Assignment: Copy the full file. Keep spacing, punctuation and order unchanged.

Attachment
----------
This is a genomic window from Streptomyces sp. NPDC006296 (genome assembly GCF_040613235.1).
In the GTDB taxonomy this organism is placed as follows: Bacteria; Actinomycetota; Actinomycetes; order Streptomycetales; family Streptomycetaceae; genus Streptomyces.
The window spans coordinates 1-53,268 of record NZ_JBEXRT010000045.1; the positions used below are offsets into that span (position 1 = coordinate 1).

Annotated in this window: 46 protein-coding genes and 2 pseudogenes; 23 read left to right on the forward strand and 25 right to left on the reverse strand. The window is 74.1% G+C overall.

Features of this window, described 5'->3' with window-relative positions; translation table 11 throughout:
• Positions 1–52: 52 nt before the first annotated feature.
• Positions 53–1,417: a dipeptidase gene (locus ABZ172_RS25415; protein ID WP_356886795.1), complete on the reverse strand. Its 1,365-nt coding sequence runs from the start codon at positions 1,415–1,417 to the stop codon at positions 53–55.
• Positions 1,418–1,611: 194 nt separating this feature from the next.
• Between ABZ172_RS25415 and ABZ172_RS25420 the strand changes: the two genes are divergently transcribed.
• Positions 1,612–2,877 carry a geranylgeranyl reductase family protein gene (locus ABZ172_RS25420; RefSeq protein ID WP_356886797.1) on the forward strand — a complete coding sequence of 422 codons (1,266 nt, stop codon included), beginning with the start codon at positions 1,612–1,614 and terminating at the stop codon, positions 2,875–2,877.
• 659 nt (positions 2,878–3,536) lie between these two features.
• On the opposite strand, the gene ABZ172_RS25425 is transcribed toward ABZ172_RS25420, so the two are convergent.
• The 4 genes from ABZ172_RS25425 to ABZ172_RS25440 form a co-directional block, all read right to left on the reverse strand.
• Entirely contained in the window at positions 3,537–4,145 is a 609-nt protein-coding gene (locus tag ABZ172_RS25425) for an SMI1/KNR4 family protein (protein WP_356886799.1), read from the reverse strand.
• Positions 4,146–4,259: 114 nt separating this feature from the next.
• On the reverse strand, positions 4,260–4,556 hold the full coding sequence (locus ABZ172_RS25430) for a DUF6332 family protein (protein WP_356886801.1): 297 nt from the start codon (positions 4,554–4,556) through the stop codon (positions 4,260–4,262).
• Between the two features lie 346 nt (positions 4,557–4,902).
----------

This is a genomic window from Streptomyces sp. NPDC006296 (genome assembly GCF_040613235.1).
In the GTDB taxonomy this organism is placed as follows: Bacteria; Actinomycetota; Actinomycetes; order Streptomycetales; family Streptomycetaceae; genus Streptomyces.
The window spans coordinates 1-53,268 of record NZ_JBEXRT010000045.1; the positions used below are offsets into that span (position 1 = coordinate 1).

Annotated in this window: 46 protein-coding genes and 2 pseudogenes; 23 read left to right on the forward strand and 25 right to left on the reverse strand. The window is 74.1% G+C overall.

Features of this window, described 5'->3' with window-relative positions; translation table 11 throughout:
• Positions 1–52: 52 nt before the first annotated feature.
• Positions 53–1,417: a dipeptidase gene (locus ABZ172_RS25415; protein ID WP_356886795.1), complete on the reverse strand. Its 1,365-nt coding sequence runs from the start codon at positions 1,415–1,417 to the stop codon at positions 53–55.
• Positions 1,418–1,611: 194 nt separating this feature from the next.
• Between ABZ172_RS25415 and ABZ172_RS25420 the strand changes: the two genes are divergently transcribed.
• Positions 1,612–2,877 carry a geranylgeranyl reductase family protein gene (locus ABZ172_RS25420; RefSeq protein ID WP_356886797.1) on the forward strand — a complete coding sequence of 422 codons (1,266 nt, stop codon included), beginning with the start codon at positions 1,612–1,614 and terminating at the stop codon, positions 2,875–2,877.
• 659 nt (positions 2,878–3,536) lie between these two features.
• On the opposite strand, the gene ABZ172_RS25425 is transcribed toward ABZ172_RS25420, so the two are convergent.
• The 4 genes from ABZ172_RS25425 to ABZ172_RS25440 form a co-directional block, all read right to left on the reverse strand.
• Entirely contained in the window at positions 3,537–4,145 is a 609-nt protein-coding gene (locus tag ABZ172_RS25425) for an SMI1/KNR4 family protein (protein WP_356886799.1), read from the reverse strand.
• Positions 4,146–4,259: 114 nt separating this feature from the next.
• On the reverse strand, positions 4,260–4,556 hold the full coding sequence (locus ABZ172_RS25430) for a DUF6332 family protein (protein WP_356886801.1): 297 nt from the start codon (positions 4,554–4,556) through the stop codon (positions 4,260–4,262).
• Between the two features lie 346 nt (positions 4,557–4,902).